What is your Story About?
It’s a good question. It’s usually the first thing people ask. So why did it fill me with dread? Why, if someone smiled encouragingly and say “Oh, you’re writing a book? What’s it about?” would I struggle to find a decent response? Was my book doomed?
I’ve spent a lot of time worrying about this over the last couple of months. After a fair amount of soul searching, this article explores the following questions: how do you answer “what is your story about?” and why is it important to find the answer?
It is often called the “Big Question.” In theory, a good story can be summarised in a couple of sentences, what they call the “top line” in the film industry.[i] To work best, this summary leads to some sort of compelling question. Can Decker catch the androids and earn his non-electric sheep? Will Theo ever get his shit together after losing his mother – and what will he do about the painting? Now that Gerald is dead how the hell is she going to get out of the handcuffs?
It’s not just a pitching issue. The question (What’s it about?) draws the reader into the story and launches them on their way. I saw an interview with Stephen Moffat[ii], where he said that he tries to write episodes of Doctor Who so that a big question hits the audience before the opening credits roll. He wants someone who is just putting on their coat and heading out of the door on a big date to end up sitting down on the sofa and watching the rest of the episode. The more urgent and compelling the question, the more chance there is that your reader is 50 pages in before they remember to take off their coat.
That driving question can (and should) lead to other questions; your story doesn’t have to be simple, doesn’t have to have just one question, and doesn’t have to lead the reader where they expect to go. But without a question they don’t have any reason to turn the page. Can a small band of rebels defeat the evil empire? How will a new father cope after the death of his wife in childbirth? Who framed Roger Rabbit? Beyond simple stimulation of curiosity, if the reader can identify a question early on then they can also identify how the story relates to them and connects to their lives. This helps them bridge that difficult gap between the written word on the page and a fully realised and living world in their minds.
Which is great, but how do you find the question? Stephen King, in his brilliant On Writing, says this is how he starts all his stories: he comes up with a question, a couple of characters, and he runs from there. You define your big question before you even start writing. This, as much as any other reason, is why he has been so successful. When you’re reading a Stephen King novel the big questions hit you on the face straight away. If you’re reading one and you’re mate asks you what it’s about, you never have any trouble answering.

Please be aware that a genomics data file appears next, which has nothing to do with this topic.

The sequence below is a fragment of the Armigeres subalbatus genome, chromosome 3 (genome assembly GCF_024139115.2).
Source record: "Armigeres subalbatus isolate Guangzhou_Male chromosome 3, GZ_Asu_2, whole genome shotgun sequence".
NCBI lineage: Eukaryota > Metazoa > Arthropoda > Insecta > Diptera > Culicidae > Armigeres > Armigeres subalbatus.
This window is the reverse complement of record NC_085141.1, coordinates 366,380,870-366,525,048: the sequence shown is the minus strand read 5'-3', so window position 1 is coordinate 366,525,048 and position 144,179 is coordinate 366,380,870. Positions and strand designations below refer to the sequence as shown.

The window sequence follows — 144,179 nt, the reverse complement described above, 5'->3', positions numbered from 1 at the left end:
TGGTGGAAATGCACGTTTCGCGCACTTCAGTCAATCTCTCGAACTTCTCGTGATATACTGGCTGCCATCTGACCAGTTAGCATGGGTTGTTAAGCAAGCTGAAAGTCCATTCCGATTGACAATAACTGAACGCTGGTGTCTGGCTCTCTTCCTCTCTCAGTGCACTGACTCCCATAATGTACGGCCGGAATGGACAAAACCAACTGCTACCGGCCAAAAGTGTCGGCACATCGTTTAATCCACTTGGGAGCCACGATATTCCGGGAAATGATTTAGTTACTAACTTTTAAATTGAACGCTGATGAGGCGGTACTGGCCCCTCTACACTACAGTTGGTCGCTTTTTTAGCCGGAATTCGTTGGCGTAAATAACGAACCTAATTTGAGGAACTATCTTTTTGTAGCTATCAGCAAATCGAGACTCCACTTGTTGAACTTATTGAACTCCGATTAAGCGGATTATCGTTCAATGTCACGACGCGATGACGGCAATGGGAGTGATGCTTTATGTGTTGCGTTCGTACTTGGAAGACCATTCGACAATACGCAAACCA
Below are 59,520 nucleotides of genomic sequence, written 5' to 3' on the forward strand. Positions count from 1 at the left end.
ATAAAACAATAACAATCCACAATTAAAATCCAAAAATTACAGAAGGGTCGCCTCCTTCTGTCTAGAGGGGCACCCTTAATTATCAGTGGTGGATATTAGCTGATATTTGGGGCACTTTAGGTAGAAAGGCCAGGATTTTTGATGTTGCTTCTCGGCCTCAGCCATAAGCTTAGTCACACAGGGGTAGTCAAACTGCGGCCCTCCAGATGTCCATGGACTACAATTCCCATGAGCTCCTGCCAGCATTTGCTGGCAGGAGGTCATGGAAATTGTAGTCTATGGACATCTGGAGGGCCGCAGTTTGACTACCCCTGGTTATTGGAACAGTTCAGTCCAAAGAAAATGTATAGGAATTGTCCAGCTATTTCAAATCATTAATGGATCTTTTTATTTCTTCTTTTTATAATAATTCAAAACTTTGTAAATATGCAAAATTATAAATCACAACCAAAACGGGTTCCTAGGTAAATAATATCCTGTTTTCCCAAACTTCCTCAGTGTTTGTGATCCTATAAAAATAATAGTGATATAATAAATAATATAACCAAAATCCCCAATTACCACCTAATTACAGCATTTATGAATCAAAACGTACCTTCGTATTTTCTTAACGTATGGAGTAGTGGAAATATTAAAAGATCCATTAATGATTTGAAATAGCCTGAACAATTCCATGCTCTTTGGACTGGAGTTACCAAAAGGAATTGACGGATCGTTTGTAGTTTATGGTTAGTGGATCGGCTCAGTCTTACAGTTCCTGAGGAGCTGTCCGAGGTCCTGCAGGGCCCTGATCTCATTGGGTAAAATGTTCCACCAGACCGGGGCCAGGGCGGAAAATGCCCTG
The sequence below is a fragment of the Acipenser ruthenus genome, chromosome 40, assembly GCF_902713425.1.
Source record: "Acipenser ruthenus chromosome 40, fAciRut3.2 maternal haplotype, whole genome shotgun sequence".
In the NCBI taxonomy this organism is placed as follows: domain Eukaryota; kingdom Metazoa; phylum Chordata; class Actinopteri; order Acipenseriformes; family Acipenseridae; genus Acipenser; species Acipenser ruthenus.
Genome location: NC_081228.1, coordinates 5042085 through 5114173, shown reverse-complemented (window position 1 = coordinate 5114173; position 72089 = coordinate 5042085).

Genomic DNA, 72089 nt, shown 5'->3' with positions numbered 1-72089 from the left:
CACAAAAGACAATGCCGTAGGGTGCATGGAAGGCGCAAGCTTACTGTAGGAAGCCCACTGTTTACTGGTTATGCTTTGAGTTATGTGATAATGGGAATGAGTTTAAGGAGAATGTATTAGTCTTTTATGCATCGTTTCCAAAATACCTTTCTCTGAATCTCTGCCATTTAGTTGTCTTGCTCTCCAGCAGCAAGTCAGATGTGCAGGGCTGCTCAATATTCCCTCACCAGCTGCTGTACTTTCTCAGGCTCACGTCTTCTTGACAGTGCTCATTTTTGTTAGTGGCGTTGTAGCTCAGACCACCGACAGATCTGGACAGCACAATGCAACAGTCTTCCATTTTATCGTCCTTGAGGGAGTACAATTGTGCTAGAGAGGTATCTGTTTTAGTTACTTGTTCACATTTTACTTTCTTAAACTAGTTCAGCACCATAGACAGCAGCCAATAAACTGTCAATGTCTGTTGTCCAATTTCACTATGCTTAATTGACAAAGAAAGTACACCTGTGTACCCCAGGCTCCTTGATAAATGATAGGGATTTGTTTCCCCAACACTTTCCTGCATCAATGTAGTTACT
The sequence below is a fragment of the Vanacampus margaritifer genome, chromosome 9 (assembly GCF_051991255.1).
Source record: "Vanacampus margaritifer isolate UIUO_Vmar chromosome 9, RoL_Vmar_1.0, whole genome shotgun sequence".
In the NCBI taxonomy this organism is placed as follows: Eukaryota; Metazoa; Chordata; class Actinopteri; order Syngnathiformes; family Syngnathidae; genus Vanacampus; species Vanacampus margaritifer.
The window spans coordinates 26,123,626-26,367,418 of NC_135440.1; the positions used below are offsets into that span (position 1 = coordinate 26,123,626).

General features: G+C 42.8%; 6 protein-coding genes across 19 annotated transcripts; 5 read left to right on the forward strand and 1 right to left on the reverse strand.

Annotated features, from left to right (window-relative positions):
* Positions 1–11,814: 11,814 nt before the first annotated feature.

Great. That seems straightforward. You should have started with a question before writing. Thanks a bunch. So why doesn’t that seem to work out? Why am I having so much trouble answering? Why all the dread? And what do you do if you’re 100,000 words in and you still don’t have a unifying question?
It’s not the first time I’ve come across this problem. I am a PhD survivor. When I was writing my PhD they called answering the big question the “dinner party test.” Apparently, if you are doing your thesis properly, then you should be able to explain it, in a couple of sentences, at a dinner party, without the person you are talking to glassing you[iii] in a desperate effort to escape.
A good doctoral thesis frames a research question and answers it. The theory goes that if you can’t describe your research in relatively simple terms to an interested person then you don’t really understand what you are doing. So, right from the offset (writing your thesis proposal), and especially if you want funding (which, of course, you do), you want to be able to pass the dinner party test. It’s the big question. It’s the massively less glamourous equivalent of pitching to a film producer.
Except my PhD thesis was no movie script. I was writing about Corporate Insolvency Law and Economics. Explaining my thesis at a dinner party was an excellent way to ensure I would never be invited back. Law can be pretty technical, property law is a technical area of a technical subject, and banking has a tendancy to put normal healthy people to sleep long before you bring in all the economics mumbo-jumbo[iv].
Worse yet, no matter how many times you warn them, people always ask you what your PhD is about. And the more often you stumbled into a fifteen minute discourse on the importance of the conceptual relationship between Derrida and Debreu[v], the more convinced you become that you had only accidentally got your funding, that you did not, in fact, have a clue what you were talking about, and that the poor lass you were talking to was absolutely wishing she had stayed in and watched Casualty.
So why was the question so hard? Corporate Insolvency, it turns out, was not to blame (this time). And it was not just those of who chose deeply non-sexy areas of legal research that had trouble with the dinner party test.[vi] Everyone struggles with to explain what they are wasting four plus years of their life on. Asking a PhD student what their PhD is about is the social equivalent of ramming a nail file into their big toe[vii].